He suggests more public money should flow to the popular sports that most Australians play – like netball, football, cricket, tennis, golf and surfing – “lifetime” sports that help deliver a healthier society.
He also points to a funding bias in favour of Olympic sports, at the expense of non-Olympic sports where Australia is among the best in the world – netball is a prime example.
He believes elite sport, both Olympic and non-Olympic, is important, but it’s far from the only game in town.
Overall funding for sport should be maintained, and could be increased, he says.
“But it should be spent in accordance with an agreed national policy vision and framework which we don’t currently have.”
Responding to the AOC’s argument that mass appeal sports like cricket and AFL attract huge TV revenues denied to Olympic sports, Crawford said: “They’re only able to do that because people want to watch them.
“There is support in the community for those sports, and they use a significant part of the funds raised in supporting their junior sport.
“They remunerate their elite players, but they put money back into the development of their sport.
“Should those participants, the sons and daughters of the mums and dads who pay the taxes, should they be precluded from receiving any funds to help in the running of their local competitions?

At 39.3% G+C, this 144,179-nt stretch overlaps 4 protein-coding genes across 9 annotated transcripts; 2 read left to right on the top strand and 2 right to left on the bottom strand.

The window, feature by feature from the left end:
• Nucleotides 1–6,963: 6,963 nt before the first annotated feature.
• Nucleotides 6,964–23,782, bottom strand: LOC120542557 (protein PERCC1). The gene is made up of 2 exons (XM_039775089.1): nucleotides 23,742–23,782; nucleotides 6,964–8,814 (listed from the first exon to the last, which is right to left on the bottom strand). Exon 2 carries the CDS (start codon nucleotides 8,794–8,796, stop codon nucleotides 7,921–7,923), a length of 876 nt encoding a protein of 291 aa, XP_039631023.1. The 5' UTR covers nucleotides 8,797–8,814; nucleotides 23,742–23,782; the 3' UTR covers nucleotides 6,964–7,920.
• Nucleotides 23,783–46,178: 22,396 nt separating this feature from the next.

“It’s a fair question.”
Crawford sees no sense in engaging in an Olympic spendathon with much bigger and wealthier countries like the US, China and the major European powers.
That might once have been considered important, but he notes Australia’s changing demographics.
“Twenty per cent of residents in Sydney and Melbourne weren’t born here,” he said.
“It would be interesting to get their views on whether the Olympics count, and if so in what sports?”
He advocates financial help to make sure the mums and dads who run the show at local level every weekend aren’t left out of pocket.
He has proposed a $1 billion, four-year fund to provide multi-purpose sports facilities around the country and to repair existing facilities, such as drought-hit ovals.
He has also struck a chord by suggesting a return to the good old days when PE was part of the school curriculum.
“Primary school teachers aren’t taught sports and PE now,” he said.
“They could go through their whole course without doing any sport at all.
“It was through children participating in sport in schools that I think helped significantly in the social cohesion and integration of Australia’s big wave of immigrants in the 1950s and 60s.
“We have a huge influx today, and if kids aren’t able to to play sport, you lose out on the social inclusion facet.”
Crawford says sports like athletics and cycling have missed out on huge opportunities to raise money by failing to harness grass roots support.
Up to 200,000 people take part in annual fun runs in Sydney and Melbourne alone, he points out.
“Yet how many registered members are there for athletics in Australia? Twenty thousand.”
Crawford says the issues he raises have been swept under the carpet for years, but at last they are “out there” and being talked about.
He hopes the politicians are listening.